“It’s crunch time” for Rock Island County residents facing eviction, the Quad Cities Eviction Coalition warned in a Thursday press conference.
But the good news, they said, is there still is $1.3 million available to help keep residents in their homes and to protect landlords from their losses.
“Our hearts hurt with the reality of so many people going through a tough time,” said the Rev. Dwight Ford, executive director of Project Now. “I want the public to know that the individuals who make up this team are bringing everything they have to try to mitigate this challenge.” The group is resolved, he said, to try to remove the burden that COVID-19 has “put upon the shoulders of so many.”
After the last federal prohibition on evictions expired, Rock Island County Sheriff’s deputies have been serving large numbers of eviction notices to those who are behind in their rent. Since Jan. 10, deputies have evicted 16 households and on the days the Rock Island County court hears eviction cases, there are 40 to 50 new cases on the docket, said Carol Pentuic, 14th Circuit Court judge.
Project NOW partnered with the 14th Judicial Circuit in Rock Island County, the Rock Island County Bar Association, Prairie State Legal Services, Inc., and the Salvation Army to develop an Eviction Diversion Program (EDP), which has been operating for months. Its goal is to keep tenants housed while ensuring that small business owners are reimbursed back rent.
Since it formed in 2019, the coalition has helped provide $1.2 million in state and federal COVID-19 relief funds to keep county residents in their homes. Ron Lund, Project NOW’s community services director, said so far the group has served 600 households and 1,400 individuals. The need for help, however, continues to grow and the coalition has worked to make it easier to get help than ever before.
Now that the moratoriums on evictions appear to have expired, however, renters and landlords are running out of time to get help. And doing nothing only ensures that they will be evicted, the advocates warned.
“We are at crunch time now,” Ms. Pentuic said. “There are no more moratoriums on any evictions. The process is speeding up, and it is speeding up quickly.”
“There are no more safety nets for people,” she added. That’s why it’s important to let the public, both renters and landlords, know that help continues to be available, Ms. Pentuic said.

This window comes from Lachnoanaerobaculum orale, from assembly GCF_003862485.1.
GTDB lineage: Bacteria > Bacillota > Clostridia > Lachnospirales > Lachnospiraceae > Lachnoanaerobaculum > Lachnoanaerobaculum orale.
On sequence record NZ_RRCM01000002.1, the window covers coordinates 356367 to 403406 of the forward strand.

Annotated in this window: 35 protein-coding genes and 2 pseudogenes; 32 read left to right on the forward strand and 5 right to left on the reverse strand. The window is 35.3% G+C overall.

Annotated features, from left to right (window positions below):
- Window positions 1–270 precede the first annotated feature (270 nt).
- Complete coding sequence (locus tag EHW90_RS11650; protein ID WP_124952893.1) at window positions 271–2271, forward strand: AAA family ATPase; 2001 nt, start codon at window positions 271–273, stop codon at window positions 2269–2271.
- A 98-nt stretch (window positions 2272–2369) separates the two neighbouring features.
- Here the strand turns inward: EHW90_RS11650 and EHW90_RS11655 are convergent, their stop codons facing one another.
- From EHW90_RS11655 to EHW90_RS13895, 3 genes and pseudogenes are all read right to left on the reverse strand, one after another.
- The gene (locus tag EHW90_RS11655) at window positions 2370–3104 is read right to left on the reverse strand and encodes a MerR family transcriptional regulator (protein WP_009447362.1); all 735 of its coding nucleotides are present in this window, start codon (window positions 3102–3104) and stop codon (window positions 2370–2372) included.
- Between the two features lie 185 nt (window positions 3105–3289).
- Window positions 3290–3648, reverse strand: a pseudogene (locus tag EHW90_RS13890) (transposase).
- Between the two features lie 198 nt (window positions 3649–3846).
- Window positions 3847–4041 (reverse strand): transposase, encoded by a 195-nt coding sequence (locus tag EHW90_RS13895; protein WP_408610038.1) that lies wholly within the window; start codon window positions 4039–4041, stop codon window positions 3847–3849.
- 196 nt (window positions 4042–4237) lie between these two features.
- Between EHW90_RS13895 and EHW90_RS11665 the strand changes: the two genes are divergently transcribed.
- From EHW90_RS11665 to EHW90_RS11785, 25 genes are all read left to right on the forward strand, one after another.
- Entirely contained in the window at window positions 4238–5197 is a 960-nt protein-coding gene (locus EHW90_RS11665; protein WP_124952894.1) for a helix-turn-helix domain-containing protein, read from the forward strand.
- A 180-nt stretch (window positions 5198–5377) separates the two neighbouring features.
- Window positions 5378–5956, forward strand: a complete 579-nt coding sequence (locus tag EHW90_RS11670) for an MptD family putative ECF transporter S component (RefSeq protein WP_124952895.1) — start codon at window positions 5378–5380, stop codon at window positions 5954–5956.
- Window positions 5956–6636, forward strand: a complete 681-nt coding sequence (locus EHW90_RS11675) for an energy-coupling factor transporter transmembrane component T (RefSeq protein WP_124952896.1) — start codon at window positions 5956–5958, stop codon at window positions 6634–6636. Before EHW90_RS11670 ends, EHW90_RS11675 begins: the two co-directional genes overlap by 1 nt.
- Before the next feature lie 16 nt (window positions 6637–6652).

Just as a renter who does nothing and fails to turn up in court for their first hearing will be evicted, a landlord will not be able to get any help from programs like the one in place in Rock Island County if the renter no longer lives on his or her property.
It’s also important to begin applying for help now, Ms. Pentuic said. And she warned anyone served with a notice of eviction to keep the court date on their notice. If renters don’t show, they will immediately be evicted. Meanwhile, just by showing up, renters in arrears can take advantage of mediation services from trained professionals who are located just outside of the judge’s office in the Rock Island County Courthouse.
The mediation services are free and they are required for all evictions. They are held at the courthouse on the initial court date. In addition, remote mediations are available by appointment If there is no resolution after mediation, the matter will be set for trial the next Thursday morning at 8:30 a.m.
Representatives from Prairie State Legal Services, Project Now and the mediators are available at the Rock Island Courthouse every Friday to help tenants and property owners. Both landlords and renters are encouraged to apply for rental assistance as soon as possible to ensure they can get the help they need before the renter is out on the street and the landlord loses back rent.
It’s also important to note, the coalition stressed, people are being helped. A majority of the cases coming before the courts in Rock Island County are being resolved by mediation, Ms. Pentuic said. But the process cannot begin until renters and landlords reach out for help.
“Don’t be overwhelmed by the process,” Rev. Ford said. “It all starts with a phone call.” In addition to visiting the help desk at the courthouse, those in need can call the Project NOW office at 309-793-6391 to schedule an appointment.